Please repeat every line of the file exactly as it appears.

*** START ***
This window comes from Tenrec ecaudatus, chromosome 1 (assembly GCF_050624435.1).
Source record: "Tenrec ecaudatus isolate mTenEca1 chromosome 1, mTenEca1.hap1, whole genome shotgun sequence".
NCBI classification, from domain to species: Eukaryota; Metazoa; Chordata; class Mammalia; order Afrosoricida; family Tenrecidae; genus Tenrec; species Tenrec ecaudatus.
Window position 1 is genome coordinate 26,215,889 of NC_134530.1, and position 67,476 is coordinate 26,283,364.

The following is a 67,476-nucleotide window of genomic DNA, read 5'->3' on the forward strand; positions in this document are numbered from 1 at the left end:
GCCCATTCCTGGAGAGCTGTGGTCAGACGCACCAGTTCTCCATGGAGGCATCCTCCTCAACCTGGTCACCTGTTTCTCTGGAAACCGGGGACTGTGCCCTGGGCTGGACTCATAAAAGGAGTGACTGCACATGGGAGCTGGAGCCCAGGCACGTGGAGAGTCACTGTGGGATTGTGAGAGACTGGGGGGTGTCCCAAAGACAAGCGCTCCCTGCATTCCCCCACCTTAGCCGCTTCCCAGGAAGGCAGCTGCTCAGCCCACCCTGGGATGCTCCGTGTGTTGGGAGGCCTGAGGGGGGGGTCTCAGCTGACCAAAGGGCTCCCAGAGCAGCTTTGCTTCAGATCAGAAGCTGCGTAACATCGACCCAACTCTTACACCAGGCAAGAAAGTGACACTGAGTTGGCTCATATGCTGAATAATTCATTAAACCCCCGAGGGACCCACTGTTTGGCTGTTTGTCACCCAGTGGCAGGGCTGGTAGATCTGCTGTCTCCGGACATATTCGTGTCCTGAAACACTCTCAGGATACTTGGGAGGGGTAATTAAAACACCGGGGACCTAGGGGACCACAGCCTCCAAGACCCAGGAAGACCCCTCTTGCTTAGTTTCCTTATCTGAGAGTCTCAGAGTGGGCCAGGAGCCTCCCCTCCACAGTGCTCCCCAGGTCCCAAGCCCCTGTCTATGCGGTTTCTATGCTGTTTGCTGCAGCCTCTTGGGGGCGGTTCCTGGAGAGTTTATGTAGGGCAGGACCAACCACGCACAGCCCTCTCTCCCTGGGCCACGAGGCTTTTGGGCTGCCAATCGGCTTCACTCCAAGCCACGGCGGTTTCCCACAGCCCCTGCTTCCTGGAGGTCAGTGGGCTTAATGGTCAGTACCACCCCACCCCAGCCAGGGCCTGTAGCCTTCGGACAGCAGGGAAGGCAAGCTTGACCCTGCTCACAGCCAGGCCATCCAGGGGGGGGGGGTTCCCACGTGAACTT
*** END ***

This window comes from Tenrec ecaudatus, chromosome 1 (assembly GCF_050624435.1).
Source record: "Tenrec ecaudatus isolate mTenEca1 chromosome 1, mTenEca1.hap1, whole genome shotgun sequence".
NCBI classification, from domain to species: Eukaryota; Metazoa; Chordata; class Mammalia; order Afrosoricida; family Tenrecidae; genus Tenrec; species Tenrec ecaudatus.
Window position 1 is genome coordinate 26,215,889 of NC_134530.1, and position 67,476 is coordinate 26,283,364.

The following is a 67,476-nucleotide window of genomic DNA, read 5'->3' on the forward strand; positions in this document are numbered from 1 at the left end:
GCCCATTCCTGGAGAGCTGTGGTCAGACGCACCAGTTCTCCATGGAGGCATCCTCCTCAACCTGGTCACCTGTTTCTCTGGAAACCGGGGACTGTGCCCTGGGCTGGACTCATAAAAGGAGTGACTGCACATGGGAGCTGGAGCCCAGGCACGTGGAGAGTCACTGTGGGATTGTGAGAGACTGGGGGGTGTCCCAAAGACAAGCGCTCCCTGCATTCCCCCACCTTAGCCGCTTCCCAGGAAGGCAGCTGCTCAGCCCACCCTGGGATGCTCCGTGTGTTGGGAGGCCTGAGGGGGGGGTCTCAGCTGACCAAAGGGCTCCCAGAGCAGCTTTGCTTCAGATCAGAAGCTGCGTAACATCGACCCAACTCTTACACCAGGCAAGAAAGTGACACTGAGTTGGCTCATATGCTGAATAATTCATTAAACCCCCGAGGGACCCACTGTTTGGCTGTTTGTCACCCAGTGGCAGGGCTGGTAGATCTGCTGTCTCCGGACATATTCGTGTCCTGAAACACTCTCAGGATACTTGGGAGGGGTAATTAAAACACCGGGGACCTAGGGGACCACAGCCTCCAAGACCCAGGAAGACCCCTCTTGCTTAGTTTCCTTATCTGAGAGTCTCAGAGTGGGCCAGGAGCCTCCCCTCCACAGTGCTCCCCAGGTCCCAAGCCCCTGTCTATGCGGTTTCTATGCTGTTTGCTGCAGCCTCTTGGGGGCGGTTCCTGGAGAGTTTATGTAGGGCAGGACCAACCACGCACAGCCCTCTCTCCCTGGGCCACGAGGCTTTTGGGCTGCCAATCGGCTTCACTCCAAGCCACGGCGGTTTCCCACAGCCCCTGCTTCCTGGAGGTCAGTGGGCTTAATGGTCAGTACCACCCCACCCCAGCCAGGGCCTGTAGCCTTCGGACAGCAGGGAAGGCAAGCTTGACCCTGCTCACAGCCAGGCCATCCAGGGGGGGGGGGTTCCCACGTGAACTT